The next tip I want to share with you is different than all the rest. Instead of offering advice on breaking old reading habits and flexing your eye muscles, this last tip focuses on something entirely different.
Before I get into my discussion, let me start by asking a question. When you think about speed reading, what comes to mind? If you’re like most people, your thoughts probably center around speed. After all, you aren’t learning to slow read; you already know how to do that. You’re here because you want to learn how to speed read.
It’s natural to think increasing speed reading is all about reading as fast as you can. The faster you read, the faster you can finish a book or whatever it is you’re reading. And the faster you finish, the quicker you can start another one, right?
But hold on a minute because there’s something else that’s important to understand about speed reading: It isn’t only about speed!
If you are, let me ask you another question. What good would it do you to read at speeds in excess of 5-, 6- or 700-words per minute if you don’t understand much of anything that you read? It does you no good at all!
If you read but don’t comprehend, you will not have gained any knowledge. You likely will not have gained any enjoyment either, but that’s a topic for another day. If you haven’t gained any knowledge, you won’t have anything new to store in your knowledge bank. And knowledge that can’t be stored can’t be retrieved for use later on.
The point being made here is simple: Without comprehension, all the speed in the world won’t do you one bit of good. You won’t gain any knowledge. You won’t gain an edge over your competition. You won’t be able to impress anyone in your social circle.
What you will do is something I warned you about earlier. When you read but don’t comprehend you will fall back into the habit of regressing. Do you remember what regressing is? It’s going back and rereading information you’ve already read! Regression wastes time and defeats the whole purpose of speed reading. That’s not something you want to do, is it?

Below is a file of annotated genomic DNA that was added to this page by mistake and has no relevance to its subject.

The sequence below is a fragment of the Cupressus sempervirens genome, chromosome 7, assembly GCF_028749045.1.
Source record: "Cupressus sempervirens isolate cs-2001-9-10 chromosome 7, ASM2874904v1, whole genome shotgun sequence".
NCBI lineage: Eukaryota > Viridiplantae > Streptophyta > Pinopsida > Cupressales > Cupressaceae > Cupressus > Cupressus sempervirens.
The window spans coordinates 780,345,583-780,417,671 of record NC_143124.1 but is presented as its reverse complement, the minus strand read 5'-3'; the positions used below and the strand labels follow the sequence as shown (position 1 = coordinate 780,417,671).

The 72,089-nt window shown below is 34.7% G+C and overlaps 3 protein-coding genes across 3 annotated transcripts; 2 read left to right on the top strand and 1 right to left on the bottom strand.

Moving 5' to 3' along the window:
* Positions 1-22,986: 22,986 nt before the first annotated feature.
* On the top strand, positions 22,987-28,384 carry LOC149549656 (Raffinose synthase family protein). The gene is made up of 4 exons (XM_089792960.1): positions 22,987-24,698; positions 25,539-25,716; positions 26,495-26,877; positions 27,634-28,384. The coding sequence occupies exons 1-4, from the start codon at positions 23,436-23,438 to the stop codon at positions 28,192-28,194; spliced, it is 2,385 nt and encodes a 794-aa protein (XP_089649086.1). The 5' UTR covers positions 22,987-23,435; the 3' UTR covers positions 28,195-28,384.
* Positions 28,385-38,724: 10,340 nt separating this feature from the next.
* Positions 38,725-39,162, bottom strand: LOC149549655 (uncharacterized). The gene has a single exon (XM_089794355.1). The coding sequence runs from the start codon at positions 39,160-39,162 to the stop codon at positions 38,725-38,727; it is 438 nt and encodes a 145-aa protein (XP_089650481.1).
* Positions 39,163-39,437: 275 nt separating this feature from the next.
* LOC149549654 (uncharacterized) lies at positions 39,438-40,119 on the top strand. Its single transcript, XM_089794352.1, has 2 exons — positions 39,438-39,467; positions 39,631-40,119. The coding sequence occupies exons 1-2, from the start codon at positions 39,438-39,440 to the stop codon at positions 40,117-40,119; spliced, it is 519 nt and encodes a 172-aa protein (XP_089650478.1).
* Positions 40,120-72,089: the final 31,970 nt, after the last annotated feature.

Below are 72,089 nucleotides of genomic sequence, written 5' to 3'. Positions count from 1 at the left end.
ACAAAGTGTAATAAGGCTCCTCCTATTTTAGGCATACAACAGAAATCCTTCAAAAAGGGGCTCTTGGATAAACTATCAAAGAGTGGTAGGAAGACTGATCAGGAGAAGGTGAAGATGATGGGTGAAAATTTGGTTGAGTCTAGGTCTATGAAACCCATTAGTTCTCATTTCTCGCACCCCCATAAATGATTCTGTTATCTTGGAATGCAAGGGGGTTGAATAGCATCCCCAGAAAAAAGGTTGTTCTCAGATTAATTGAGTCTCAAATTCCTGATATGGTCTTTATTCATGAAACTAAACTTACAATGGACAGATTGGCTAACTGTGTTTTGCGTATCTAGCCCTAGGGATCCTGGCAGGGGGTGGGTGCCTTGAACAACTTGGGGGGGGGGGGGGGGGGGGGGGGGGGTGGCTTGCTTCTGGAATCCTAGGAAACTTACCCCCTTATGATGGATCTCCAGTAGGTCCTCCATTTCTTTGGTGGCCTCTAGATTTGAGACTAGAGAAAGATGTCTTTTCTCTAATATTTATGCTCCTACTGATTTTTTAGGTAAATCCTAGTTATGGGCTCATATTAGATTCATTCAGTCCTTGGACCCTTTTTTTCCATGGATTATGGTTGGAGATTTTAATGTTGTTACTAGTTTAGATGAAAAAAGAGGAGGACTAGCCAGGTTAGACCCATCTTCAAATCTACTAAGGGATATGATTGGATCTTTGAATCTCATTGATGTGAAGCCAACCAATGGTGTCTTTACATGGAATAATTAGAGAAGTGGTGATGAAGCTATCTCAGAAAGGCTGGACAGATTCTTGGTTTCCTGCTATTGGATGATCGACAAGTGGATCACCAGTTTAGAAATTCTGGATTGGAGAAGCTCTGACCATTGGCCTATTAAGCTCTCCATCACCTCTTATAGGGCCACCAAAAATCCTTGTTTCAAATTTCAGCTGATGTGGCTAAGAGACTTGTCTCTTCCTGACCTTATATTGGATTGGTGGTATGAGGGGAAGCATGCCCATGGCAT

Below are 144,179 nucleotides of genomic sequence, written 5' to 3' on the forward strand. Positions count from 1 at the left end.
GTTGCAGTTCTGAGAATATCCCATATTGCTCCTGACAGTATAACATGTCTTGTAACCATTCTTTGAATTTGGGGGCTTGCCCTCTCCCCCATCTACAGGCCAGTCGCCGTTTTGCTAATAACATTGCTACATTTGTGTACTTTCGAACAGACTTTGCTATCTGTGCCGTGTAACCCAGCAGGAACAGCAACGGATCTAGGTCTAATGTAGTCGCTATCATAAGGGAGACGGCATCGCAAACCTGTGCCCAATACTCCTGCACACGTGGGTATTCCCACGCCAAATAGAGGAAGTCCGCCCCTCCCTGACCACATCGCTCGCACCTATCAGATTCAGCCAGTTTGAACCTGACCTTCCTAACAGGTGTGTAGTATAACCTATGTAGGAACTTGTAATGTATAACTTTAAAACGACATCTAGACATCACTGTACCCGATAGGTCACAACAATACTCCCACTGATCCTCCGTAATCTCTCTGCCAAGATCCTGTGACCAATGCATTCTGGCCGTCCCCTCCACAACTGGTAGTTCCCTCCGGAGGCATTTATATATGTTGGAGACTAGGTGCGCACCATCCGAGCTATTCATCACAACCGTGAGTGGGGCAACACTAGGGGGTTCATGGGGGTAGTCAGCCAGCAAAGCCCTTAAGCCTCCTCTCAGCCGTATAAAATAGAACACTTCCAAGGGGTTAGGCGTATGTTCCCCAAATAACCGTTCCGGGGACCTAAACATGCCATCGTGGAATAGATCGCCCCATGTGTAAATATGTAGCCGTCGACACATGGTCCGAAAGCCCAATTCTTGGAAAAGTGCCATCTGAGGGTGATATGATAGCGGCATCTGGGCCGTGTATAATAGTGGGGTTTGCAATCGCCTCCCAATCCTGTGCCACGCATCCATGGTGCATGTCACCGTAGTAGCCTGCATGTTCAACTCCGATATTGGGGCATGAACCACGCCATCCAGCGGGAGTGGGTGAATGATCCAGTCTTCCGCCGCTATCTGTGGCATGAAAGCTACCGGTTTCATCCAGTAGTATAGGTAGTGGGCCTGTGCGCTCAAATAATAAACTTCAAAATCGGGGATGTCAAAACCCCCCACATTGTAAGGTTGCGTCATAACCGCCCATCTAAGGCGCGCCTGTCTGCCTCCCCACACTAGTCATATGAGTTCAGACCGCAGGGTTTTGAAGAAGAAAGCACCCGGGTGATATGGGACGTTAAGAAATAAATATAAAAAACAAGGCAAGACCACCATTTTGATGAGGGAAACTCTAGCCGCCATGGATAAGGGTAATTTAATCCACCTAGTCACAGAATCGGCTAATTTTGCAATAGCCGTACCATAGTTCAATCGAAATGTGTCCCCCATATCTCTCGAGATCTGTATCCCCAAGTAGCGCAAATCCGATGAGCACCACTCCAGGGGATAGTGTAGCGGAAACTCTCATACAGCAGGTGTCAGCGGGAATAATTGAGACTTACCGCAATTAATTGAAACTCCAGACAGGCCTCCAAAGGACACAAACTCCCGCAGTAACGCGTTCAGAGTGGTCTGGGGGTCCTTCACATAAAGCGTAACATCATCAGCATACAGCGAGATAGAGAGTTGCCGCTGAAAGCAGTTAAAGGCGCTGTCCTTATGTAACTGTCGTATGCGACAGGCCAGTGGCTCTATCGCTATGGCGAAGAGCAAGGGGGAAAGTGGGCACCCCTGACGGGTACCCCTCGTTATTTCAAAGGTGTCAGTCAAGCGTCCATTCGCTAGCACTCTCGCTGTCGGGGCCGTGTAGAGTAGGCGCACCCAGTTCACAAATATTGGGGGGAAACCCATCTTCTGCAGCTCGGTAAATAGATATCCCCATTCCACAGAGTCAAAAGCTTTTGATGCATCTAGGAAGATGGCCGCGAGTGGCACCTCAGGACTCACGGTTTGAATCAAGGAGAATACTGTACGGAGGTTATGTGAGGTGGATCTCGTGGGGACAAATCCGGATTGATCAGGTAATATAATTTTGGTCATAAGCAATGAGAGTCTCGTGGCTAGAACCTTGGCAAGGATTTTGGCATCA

What you want to do instead is engage the other side of your brain.
One of the easiest and most effective ways to develop your comprehension skills while developing reading speed is to learn how to visualize. Some people already do a pretty good job at this. They’re usually the people who have an easier time following written directions. As they read along, they’re able to create a mental image of themselves performing the task being described. They do this by engaging the side of the brain that controls visualization.
You’ve probably heard reference to different sides of your brain and how the different sides control different functions. The left side of the brain controls things like written and spoken languages, scientific ability and number skills. The right side of the brain controls things like imagination, memorization, artistic ability and visualization.
Most people read using only their left side, which makes sense since this is the side that controls written language. But the people who can read the fastest with the most comprehension are those who have learned how to engage both sides of their brain.